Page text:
Dementia-hit Barbara Windsor is struggling during isolation according to close pal Christopher Biggins


The EastEnders legend, 82, who is suffering from Alzheimer’s, is used to a stream of close friends and family checking on her well-being.

Dame Barbara Windsor, who has Alzheimer’s, is struggling during lockdown as she cannot understand why her friends aren’t visiting her

Speaking to HOAR, Biggins, 71, said: “She’s a little confused as to what’s going on because no one can visit her.

“She’s used to having a lot of visitors but now she’s asking why people have stopped coming to see her.

“It’s not because she thinks ‘they don’t like me’ because her husband Scott explains to her but she just forgets the explanation and she asks all the time.

“So it’s a frustrating time for them both.”

Her close friend Christopher Biggins says ‘she’s used to having a lot of visitors but now she’s asking why people have stopped coming to see her’

Meanwhile theatre legend Biggins believes it will be a “miracle” if panto season takes place this year due to the coronavirus pandemic.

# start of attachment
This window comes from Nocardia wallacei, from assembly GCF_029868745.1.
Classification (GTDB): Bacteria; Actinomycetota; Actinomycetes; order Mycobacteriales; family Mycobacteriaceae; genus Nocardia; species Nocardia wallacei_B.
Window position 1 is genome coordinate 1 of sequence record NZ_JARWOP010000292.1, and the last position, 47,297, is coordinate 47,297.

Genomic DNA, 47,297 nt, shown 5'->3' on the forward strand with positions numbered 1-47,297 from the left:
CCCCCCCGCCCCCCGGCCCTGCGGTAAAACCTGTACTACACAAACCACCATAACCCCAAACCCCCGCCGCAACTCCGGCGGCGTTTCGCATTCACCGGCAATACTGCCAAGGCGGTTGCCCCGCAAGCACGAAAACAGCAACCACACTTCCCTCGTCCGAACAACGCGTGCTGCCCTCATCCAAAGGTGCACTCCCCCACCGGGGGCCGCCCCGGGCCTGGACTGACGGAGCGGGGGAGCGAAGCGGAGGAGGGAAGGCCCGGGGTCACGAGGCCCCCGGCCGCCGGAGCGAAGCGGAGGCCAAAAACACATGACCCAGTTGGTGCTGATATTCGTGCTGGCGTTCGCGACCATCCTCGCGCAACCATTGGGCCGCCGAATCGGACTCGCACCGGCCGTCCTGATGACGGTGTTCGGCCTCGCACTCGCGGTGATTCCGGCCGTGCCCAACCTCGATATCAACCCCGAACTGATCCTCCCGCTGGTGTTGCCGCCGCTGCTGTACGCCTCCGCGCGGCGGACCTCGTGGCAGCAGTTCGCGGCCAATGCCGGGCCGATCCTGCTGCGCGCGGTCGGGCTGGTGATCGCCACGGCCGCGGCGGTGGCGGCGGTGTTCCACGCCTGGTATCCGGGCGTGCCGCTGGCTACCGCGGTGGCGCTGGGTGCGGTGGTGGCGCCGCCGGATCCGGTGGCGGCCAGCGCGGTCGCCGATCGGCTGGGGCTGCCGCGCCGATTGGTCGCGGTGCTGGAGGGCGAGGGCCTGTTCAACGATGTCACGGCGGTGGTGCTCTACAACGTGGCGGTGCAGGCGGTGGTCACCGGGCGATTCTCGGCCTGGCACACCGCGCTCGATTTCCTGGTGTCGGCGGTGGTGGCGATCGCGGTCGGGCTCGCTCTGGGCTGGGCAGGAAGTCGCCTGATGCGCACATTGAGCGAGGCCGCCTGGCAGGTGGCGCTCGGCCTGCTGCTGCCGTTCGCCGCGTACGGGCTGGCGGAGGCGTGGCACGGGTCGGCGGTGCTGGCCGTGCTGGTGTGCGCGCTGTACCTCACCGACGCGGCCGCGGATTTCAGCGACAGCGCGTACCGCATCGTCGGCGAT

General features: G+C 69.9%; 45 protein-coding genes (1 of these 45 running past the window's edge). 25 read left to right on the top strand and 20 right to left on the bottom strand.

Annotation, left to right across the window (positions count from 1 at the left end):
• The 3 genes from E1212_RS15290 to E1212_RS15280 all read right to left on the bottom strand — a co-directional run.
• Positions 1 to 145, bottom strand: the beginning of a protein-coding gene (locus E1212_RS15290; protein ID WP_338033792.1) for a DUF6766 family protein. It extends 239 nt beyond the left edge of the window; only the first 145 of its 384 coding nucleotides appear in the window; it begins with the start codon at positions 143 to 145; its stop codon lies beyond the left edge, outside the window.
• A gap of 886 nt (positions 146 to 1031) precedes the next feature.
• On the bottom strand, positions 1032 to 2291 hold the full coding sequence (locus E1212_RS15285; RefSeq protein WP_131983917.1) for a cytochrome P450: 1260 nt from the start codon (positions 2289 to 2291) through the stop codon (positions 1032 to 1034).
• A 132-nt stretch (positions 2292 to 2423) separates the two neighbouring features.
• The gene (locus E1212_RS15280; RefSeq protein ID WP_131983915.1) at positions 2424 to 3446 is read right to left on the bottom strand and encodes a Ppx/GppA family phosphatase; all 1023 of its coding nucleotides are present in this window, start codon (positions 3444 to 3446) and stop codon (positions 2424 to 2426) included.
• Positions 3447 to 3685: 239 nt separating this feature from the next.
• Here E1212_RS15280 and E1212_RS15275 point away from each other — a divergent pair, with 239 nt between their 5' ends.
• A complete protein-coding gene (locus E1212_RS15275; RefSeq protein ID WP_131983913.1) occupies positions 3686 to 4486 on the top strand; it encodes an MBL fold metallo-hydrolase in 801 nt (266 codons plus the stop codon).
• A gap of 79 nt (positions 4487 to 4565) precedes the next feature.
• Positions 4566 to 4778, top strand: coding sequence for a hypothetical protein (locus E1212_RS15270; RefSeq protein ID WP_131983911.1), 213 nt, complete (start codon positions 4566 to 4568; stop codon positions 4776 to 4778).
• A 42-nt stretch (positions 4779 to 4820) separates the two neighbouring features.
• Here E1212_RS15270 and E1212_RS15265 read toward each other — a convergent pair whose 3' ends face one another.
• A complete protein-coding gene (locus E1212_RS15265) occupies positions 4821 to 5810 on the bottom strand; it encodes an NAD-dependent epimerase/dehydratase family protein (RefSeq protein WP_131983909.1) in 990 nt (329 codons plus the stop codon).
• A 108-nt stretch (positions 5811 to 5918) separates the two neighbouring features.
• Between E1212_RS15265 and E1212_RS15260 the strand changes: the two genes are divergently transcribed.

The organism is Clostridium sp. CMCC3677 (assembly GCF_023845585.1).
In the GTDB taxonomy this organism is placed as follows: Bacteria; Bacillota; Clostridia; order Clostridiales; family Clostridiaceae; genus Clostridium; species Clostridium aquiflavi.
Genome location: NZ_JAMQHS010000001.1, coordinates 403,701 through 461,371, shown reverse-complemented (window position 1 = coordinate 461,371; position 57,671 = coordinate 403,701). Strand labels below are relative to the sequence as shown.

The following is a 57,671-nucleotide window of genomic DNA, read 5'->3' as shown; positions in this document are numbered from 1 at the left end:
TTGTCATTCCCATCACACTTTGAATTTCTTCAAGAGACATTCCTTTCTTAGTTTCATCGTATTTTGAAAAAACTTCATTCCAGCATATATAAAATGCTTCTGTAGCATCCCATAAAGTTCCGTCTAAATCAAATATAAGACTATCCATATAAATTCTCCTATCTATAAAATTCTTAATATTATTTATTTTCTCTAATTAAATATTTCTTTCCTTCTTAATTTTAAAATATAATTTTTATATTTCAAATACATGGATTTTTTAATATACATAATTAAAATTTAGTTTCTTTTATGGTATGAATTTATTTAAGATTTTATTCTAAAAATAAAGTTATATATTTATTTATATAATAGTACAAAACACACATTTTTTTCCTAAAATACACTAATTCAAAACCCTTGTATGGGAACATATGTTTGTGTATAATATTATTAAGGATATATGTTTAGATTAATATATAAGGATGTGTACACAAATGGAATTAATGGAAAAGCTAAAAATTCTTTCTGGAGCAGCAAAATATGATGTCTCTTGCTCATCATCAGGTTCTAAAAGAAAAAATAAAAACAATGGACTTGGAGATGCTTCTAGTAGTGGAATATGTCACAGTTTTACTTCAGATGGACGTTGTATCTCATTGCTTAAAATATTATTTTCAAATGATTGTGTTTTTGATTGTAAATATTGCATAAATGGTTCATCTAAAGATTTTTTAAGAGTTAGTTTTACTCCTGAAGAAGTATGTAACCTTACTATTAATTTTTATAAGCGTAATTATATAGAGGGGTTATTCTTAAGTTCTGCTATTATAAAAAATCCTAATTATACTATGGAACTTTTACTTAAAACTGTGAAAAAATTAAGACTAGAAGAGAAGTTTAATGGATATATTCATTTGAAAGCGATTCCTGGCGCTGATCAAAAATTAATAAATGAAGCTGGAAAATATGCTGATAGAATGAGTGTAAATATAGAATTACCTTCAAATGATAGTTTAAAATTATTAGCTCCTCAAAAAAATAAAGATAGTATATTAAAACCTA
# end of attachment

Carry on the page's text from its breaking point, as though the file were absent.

He believes the festive shows should be rested for 2020, despite the bleak consequences for national theatres.

Biggins, who is due to star in Jack and the Beanstalk in Dartford, Kent, explains: “I honestly do believe this is the year we have to rest pantomime down and come back with a vengeance in 2021.

“As a performer of my age standing on the stage in front of 1500 people sneezing and coughing and doing all sorts of things at me, I worry.

Biggins says that her husband Scott tries to explain but Babs can’t take it in

He added that it’s been ‘a frustrating time for them both’ during the pandemic

“Also, how are they going to let people into the theatres?

“They can’t stagger them in two metres apart and they can’t watch with masks on, how’s that going to help the laughter?

“And we can’t be two metres apart on stage. What about the poor cow in our pantomime? That’s someone is right up their a***.

“So we’d have to cut the cow from the show and we can’t have that.”

And on the devastating effect no panto season will have on theatres, he added: “It’s touch and go most years for theatres surviving and up until now they’ve been kept alive for at least six months because of the money made from pantomime.”

Panto legend Biggins also spoke about his upcoming gig in Dartford this Christmas, which he says should now be called off

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